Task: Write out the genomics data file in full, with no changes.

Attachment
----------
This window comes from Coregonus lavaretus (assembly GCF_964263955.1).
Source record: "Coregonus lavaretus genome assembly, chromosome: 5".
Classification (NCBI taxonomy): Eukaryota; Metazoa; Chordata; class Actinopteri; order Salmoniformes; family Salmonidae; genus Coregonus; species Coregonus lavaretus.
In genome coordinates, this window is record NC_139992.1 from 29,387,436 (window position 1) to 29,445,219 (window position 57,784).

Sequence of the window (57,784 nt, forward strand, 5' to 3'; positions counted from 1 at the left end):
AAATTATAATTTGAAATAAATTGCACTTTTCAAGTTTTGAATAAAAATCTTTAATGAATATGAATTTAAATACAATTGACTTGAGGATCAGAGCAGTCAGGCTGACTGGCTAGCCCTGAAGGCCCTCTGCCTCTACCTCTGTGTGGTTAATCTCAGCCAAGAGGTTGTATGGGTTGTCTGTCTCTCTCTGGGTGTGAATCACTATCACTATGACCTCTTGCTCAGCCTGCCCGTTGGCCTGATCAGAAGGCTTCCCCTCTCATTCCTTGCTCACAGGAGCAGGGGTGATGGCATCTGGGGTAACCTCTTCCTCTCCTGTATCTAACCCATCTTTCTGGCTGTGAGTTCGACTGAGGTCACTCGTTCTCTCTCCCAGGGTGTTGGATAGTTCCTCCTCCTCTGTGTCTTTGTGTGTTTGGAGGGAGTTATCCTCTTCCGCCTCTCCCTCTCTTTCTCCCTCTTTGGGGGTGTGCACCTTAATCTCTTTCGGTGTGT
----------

This window comes from Coregonus lavaretus (assembly GCF_964263955.1).
Source record: "Coregonus lavaretus genome assembly, chromosome: 5".
Classification (NCBI taxonomy): Eukaryota; Metazoa; Chordata; class Actinopteri; order Salmoniformes; family Salmonidae; genus Coregonus; species Coregonus lavaretus.
In genome coordinates, this window is record NC_139992.1 from 29,387,436 (window position 1) to 29,445,219 (window position 57,784).

Sequence of the window (57,784 nt, forward strand, 5' to 3'; positions counted from 1 at the left end):
AAATTATAATTTGAAATAAATTGCACTTTTCAAGTTTTGAATAAAAATCTTTAATGAATATGAATTTAAATACAATTGACTTGAGGATCAGAGCAGTCAGGCTGACTGGCTAGCCCTGAAGGCCCTCTGCCTCTACCTCTGTGTGGTTAATCTCAGCCAAGAGGTTGTATGGGTTGTCTGTCTCTCTCTGGGTGTGAATCACTATCACTATGACCTCTTGCTCAGCCTGCCCGTTGGCCTGATCAGAAGGCTTCCCCTCTCATTCCTTGCTCACAGGAGCAGGGGTGATGGCATCTGGGGTAACCTCTTCCTCTCCTGTATCTAACCCATCTTTCTGGCTGTGAGTTCGACTGAGGTCACTCGTTCTCTCTCCCAGGGTGTTGGATAGTTCCTCCTCCTCTGTGTCTTTGTGTGTTTGGAGGGAGTTATCCTCTTCCGCCTCTCCCTCTCTTTCTCCCTCTTTGGGGGTGTGCACCTTAATCTCTTTCGGTGTGT